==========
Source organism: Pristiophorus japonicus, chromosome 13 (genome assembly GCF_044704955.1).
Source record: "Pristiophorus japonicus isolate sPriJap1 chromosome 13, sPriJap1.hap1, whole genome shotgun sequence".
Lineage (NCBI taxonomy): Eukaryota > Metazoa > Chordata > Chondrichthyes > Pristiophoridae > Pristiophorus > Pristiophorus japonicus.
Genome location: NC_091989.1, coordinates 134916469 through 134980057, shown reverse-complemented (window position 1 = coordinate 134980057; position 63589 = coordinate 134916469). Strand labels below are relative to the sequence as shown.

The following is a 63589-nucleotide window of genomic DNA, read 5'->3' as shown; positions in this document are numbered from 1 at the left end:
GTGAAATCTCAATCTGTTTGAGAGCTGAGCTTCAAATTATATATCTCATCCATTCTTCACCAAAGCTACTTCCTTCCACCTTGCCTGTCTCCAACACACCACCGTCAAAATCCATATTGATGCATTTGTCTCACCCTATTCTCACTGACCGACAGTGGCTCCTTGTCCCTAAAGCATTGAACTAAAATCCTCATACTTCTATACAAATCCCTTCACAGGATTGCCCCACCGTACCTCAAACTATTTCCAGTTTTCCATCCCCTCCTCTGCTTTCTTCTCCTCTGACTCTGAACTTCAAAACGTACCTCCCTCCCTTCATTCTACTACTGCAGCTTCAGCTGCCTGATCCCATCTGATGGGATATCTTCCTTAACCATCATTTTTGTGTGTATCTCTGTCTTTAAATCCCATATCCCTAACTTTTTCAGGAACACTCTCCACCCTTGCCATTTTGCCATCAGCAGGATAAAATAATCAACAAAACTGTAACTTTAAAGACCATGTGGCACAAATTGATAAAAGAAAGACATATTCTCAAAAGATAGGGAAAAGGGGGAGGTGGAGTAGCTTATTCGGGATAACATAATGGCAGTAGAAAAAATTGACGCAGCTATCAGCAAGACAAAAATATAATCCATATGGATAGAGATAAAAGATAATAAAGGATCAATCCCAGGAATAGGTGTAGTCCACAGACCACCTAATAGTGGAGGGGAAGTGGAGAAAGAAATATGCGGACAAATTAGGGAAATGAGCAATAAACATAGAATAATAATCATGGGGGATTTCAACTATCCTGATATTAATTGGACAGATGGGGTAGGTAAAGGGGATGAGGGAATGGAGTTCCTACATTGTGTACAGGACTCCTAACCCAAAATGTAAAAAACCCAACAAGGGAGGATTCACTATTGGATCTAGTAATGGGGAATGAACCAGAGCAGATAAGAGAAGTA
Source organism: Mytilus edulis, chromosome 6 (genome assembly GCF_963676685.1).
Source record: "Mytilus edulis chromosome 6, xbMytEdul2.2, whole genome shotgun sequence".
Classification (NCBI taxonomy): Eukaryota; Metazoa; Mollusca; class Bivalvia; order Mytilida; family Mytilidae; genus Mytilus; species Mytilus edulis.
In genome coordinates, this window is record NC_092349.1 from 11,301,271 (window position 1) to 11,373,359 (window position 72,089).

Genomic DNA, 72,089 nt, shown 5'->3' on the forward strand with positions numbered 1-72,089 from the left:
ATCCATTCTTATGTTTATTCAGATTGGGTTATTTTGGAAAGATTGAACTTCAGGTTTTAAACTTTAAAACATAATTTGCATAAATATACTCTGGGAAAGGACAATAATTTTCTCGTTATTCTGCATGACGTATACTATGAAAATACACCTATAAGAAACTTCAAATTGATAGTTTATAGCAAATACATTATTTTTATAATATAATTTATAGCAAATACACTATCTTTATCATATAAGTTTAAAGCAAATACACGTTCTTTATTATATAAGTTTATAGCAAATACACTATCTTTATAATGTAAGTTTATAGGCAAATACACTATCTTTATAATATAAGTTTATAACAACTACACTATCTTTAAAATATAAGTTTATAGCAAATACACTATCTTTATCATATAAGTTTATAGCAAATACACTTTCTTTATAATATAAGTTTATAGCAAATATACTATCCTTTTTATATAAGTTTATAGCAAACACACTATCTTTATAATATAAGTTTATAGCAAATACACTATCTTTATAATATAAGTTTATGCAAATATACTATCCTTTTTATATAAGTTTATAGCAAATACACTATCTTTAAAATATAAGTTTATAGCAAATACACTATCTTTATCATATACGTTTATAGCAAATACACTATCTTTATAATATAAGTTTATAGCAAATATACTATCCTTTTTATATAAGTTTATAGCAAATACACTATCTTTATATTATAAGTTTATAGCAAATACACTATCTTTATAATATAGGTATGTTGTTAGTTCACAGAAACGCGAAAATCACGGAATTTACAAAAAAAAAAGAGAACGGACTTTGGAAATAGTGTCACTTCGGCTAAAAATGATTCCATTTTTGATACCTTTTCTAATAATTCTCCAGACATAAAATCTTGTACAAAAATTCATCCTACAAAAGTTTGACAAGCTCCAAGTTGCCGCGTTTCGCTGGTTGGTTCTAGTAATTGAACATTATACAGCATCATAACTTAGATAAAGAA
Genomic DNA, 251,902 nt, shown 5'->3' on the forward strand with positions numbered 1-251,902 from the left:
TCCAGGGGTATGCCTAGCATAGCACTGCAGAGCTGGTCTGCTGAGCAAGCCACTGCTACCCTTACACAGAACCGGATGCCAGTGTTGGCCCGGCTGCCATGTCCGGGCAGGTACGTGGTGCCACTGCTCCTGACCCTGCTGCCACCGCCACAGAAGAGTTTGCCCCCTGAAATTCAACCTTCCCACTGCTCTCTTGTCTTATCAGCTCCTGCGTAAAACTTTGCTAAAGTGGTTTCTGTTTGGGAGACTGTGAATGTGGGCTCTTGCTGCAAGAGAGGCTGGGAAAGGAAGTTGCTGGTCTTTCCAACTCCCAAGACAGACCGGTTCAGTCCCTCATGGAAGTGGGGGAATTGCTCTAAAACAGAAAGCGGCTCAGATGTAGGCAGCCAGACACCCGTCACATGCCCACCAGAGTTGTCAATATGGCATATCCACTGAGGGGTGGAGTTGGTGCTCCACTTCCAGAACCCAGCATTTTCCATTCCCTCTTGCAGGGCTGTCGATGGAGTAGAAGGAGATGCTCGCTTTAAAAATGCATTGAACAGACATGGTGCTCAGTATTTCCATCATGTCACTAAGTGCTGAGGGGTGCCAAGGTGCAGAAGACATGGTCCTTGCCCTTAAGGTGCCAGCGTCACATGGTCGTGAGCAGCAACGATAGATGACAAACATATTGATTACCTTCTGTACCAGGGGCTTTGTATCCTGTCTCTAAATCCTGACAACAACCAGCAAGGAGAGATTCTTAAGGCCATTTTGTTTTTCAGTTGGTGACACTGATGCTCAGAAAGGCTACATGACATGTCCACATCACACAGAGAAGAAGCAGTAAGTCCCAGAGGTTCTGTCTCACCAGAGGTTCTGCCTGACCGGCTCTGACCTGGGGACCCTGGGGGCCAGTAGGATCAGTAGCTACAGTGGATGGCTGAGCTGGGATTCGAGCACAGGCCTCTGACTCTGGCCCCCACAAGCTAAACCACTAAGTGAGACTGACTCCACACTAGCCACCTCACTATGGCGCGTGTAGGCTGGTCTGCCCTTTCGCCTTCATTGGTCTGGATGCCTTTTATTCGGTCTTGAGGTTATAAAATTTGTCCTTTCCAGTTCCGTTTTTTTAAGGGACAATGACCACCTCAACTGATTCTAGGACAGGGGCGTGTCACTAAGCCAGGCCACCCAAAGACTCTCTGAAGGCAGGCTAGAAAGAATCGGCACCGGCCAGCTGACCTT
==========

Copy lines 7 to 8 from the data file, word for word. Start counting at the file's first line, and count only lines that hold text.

Source organism: Mytilus edulis, chromosome 6 (genome assembly GCF_963676685.1).
Source record: "Mytilus edulis chromosome 6, xbMytEdul2.2, whole genome shotgun sequence".